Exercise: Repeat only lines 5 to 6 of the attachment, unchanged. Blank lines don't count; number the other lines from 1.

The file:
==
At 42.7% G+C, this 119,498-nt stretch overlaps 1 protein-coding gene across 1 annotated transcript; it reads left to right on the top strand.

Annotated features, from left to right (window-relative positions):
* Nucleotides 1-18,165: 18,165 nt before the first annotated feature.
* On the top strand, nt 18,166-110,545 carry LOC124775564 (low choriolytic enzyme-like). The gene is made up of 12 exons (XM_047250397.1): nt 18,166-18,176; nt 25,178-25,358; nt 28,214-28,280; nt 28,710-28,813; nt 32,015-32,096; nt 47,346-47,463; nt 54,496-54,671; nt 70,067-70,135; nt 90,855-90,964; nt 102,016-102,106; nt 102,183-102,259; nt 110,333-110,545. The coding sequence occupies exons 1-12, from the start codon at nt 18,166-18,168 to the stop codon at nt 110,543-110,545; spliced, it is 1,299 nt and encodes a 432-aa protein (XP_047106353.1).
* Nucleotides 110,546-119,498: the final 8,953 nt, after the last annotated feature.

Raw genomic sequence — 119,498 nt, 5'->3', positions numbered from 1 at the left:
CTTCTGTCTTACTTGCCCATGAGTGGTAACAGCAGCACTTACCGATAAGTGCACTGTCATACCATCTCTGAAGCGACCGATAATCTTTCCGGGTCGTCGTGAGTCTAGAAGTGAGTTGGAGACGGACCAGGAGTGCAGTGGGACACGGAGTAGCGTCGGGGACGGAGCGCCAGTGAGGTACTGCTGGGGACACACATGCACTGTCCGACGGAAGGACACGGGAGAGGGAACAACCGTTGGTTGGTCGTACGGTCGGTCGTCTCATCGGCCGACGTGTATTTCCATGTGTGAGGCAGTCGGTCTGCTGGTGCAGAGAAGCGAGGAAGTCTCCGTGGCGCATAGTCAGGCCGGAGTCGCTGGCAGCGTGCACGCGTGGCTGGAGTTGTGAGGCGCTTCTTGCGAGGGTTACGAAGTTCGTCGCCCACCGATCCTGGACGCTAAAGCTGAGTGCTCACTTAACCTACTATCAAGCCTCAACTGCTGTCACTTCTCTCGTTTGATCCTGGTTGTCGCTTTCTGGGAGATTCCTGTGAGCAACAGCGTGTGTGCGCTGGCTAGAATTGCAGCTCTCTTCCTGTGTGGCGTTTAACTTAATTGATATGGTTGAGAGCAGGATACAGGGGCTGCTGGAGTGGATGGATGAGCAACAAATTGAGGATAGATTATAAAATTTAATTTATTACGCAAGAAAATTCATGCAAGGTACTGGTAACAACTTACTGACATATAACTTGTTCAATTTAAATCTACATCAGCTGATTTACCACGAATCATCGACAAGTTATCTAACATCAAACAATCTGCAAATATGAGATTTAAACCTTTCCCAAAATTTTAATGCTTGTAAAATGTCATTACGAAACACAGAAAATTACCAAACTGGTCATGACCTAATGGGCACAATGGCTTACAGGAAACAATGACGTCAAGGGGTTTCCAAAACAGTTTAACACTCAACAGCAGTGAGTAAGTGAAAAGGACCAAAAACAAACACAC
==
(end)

* Nucleotides 110,546-119,498: the final 8,953 nt, after the last annotated feature.

Raw genomic sequence — 119,498 nt, 5'->3', positions numbered from 1 at the left: